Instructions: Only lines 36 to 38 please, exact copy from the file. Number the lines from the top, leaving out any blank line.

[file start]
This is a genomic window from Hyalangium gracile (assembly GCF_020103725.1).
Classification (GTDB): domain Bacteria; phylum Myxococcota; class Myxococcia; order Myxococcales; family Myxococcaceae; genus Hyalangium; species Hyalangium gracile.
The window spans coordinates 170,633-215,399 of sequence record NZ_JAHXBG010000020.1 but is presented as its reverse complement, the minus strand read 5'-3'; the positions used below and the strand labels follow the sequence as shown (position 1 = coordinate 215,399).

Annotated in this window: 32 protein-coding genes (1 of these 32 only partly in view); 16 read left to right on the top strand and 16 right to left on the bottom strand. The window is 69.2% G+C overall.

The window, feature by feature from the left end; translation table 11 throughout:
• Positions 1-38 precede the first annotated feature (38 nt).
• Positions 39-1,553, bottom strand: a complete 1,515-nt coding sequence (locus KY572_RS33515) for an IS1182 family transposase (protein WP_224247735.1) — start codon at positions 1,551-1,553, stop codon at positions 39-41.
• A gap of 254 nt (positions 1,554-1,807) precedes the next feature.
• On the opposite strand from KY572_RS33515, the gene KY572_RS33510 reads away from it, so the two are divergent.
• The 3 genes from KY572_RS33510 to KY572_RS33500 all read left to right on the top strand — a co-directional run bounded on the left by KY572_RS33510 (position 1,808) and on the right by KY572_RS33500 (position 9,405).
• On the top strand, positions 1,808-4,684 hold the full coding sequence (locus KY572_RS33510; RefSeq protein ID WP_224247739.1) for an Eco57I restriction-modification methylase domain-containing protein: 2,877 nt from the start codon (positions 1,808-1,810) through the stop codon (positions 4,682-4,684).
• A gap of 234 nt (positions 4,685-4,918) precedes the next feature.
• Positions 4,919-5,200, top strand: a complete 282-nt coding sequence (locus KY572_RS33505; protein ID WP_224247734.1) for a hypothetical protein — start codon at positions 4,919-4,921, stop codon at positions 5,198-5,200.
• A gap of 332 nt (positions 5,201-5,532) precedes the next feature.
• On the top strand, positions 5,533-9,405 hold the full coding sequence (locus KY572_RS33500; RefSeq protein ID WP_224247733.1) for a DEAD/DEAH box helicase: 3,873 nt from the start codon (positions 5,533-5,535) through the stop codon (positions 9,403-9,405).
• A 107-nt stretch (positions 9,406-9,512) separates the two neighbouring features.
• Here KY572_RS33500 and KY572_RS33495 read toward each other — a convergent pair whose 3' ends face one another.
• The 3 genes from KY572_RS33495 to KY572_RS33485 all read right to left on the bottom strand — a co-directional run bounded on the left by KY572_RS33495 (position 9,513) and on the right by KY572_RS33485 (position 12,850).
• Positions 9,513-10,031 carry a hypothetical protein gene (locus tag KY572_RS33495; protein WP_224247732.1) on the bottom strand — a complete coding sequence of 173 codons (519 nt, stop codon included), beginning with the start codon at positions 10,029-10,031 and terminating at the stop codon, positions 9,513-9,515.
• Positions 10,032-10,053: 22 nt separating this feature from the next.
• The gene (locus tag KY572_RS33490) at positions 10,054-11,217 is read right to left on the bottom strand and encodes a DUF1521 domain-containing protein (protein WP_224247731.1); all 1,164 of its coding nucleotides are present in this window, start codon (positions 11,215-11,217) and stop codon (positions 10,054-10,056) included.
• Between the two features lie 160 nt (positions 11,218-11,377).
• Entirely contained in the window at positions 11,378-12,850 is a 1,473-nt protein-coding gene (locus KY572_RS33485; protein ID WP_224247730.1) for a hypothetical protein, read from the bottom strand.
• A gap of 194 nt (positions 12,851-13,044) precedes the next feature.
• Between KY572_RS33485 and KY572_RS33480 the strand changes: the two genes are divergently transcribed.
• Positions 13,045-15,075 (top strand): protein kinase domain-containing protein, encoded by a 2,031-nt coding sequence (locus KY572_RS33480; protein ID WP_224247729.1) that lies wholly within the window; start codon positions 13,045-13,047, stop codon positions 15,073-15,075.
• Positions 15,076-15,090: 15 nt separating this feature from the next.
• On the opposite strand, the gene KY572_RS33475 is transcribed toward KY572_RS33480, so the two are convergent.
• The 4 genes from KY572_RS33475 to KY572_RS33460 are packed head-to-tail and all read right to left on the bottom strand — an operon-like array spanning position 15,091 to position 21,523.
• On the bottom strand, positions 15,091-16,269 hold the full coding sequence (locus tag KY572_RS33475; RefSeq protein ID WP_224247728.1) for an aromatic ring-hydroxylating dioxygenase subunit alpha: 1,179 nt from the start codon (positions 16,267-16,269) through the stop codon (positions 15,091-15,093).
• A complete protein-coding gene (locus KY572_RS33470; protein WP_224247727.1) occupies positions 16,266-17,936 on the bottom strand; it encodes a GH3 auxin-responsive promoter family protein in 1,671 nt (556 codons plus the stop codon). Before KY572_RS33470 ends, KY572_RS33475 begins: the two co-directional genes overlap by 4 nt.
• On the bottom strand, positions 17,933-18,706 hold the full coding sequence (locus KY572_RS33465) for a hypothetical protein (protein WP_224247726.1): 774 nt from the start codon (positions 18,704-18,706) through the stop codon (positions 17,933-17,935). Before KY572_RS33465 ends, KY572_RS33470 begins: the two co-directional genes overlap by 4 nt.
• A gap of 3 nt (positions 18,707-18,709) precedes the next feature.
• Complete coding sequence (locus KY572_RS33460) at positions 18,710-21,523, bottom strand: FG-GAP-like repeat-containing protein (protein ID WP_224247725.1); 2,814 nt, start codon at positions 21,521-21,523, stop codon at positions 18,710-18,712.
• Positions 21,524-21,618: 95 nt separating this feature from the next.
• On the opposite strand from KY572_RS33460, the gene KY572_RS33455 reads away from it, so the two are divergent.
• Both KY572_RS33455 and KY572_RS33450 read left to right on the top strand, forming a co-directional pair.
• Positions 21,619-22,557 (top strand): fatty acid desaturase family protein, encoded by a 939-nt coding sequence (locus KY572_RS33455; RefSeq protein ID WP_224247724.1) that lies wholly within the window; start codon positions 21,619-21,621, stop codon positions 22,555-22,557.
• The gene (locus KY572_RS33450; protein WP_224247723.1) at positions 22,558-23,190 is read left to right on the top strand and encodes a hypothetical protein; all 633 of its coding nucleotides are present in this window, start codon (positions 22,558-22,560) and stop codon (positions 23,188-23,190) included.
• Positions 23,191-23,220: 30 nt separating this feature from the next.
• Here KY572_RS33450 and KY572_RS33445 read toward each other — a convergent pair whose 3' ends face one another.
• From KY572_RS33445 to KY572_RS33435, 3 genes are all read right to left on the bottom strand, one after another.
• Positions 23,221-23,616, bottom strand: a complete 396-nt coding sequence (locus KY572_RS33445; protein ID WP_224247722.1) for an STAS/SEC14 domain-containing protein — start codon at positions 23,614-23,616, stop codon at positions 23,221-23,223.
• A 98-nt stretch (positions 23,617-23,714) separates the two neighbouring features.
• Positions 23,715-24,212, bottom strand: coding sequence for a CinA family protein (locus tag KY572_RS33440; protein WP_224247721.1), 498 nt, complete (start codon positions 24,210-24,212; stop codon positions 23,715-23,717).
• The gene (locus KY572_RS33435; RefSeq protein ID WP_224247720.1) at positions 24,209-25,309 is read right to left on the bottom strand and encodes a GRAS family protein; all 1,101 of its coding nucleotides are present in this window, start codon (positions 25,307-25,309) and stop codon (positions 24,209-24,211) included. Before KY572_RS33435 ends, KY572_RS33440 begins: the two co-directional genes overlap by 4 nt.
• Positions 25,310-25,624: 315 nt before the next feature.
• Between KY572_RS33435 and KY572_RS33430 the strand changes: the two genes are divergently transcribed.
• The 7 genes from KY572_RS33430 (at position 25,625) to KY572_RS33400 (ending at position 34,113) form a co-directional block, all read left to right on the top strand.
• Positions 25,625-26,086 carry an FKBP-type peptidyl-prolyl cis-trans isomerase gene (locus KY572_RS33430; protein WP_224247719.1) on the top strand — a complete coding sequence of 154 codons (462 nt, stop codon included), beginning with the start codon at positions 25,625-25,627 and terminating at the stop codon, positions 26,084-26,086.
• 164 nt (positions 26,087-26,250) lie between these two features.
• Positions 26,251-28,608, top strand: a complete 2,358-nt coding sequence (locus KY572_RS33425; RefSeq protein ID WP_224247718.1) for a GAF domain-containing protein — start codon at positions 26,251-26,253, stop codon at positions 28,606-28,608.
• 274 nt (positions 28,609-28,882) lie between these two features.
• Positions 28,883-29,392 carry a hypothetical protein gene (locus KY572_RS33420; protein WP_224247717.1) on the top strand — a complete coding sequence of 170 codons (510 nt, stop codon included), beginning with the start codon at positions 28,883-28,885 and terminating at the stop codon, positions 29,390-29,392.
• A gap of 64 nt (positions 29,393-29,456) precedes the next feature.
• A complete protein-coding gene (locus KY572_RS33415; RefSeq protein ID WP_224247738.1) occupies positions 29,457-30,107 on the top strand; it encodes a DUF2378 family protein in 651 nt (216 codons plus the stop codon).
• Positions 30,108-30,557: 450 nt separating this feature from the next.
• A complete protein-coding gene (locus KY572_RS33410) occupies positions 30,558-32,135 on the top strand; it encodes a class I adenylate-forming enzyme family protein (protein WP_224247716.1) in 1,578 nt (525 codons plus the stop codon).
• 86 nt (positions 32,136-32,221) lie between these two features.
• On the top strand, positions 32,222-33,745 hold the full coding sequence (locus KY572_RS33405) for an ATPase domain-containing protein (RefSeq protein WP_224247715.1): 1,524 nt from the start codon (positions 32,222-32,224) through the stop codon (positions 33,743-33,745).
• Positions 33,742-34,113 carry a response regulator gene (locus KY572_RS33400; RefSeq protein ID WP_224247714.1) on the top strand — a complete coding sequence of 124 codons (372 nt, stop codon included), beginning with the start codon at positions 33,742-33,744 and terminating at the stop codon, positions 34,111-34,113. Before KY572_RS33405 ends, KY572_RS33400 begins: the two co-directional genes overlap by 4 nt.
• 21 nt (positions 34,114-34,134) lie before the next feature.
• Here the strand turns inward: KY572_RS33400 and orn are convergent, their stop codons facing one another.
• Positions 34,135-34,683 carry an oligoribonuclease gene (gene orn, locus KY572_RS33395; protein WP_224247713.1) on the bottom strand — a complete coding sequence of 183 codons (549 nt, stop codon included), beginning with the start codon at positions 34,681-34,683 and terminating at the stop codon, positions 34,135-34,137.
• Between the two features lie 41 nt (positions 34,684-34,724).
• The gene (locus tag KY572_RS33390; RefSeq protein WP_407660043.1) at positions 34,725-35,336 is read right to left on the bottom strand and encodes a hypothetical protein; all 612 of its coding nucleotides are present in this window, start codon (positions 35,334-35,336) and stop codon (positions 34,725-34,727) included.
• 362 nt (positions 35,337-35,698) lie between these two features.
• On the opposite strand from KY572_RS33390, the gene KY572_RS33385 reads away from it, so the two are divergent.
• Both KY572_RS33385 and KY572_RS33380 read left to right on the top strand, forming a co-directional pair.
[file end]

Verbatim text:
• On the opposite strand from KY572_RS33460, the gene KY572_RS33455 reads away from it, so the two are divergent.
• Both KY572_RS33455 and KY572_RS33450 read left to right on the top strand, forming a co-directional pair.
• Positions 21,619-22,557 (top strand): fatty acid desaturase family protein, encoded by a 939-nt coding sequence (locus KY572_RS33455; RefSeq protein ID WP_224247724.1) that lies wholly within the window; start codon positions 21,619-21,621, stop codon positions 22,555-22,557.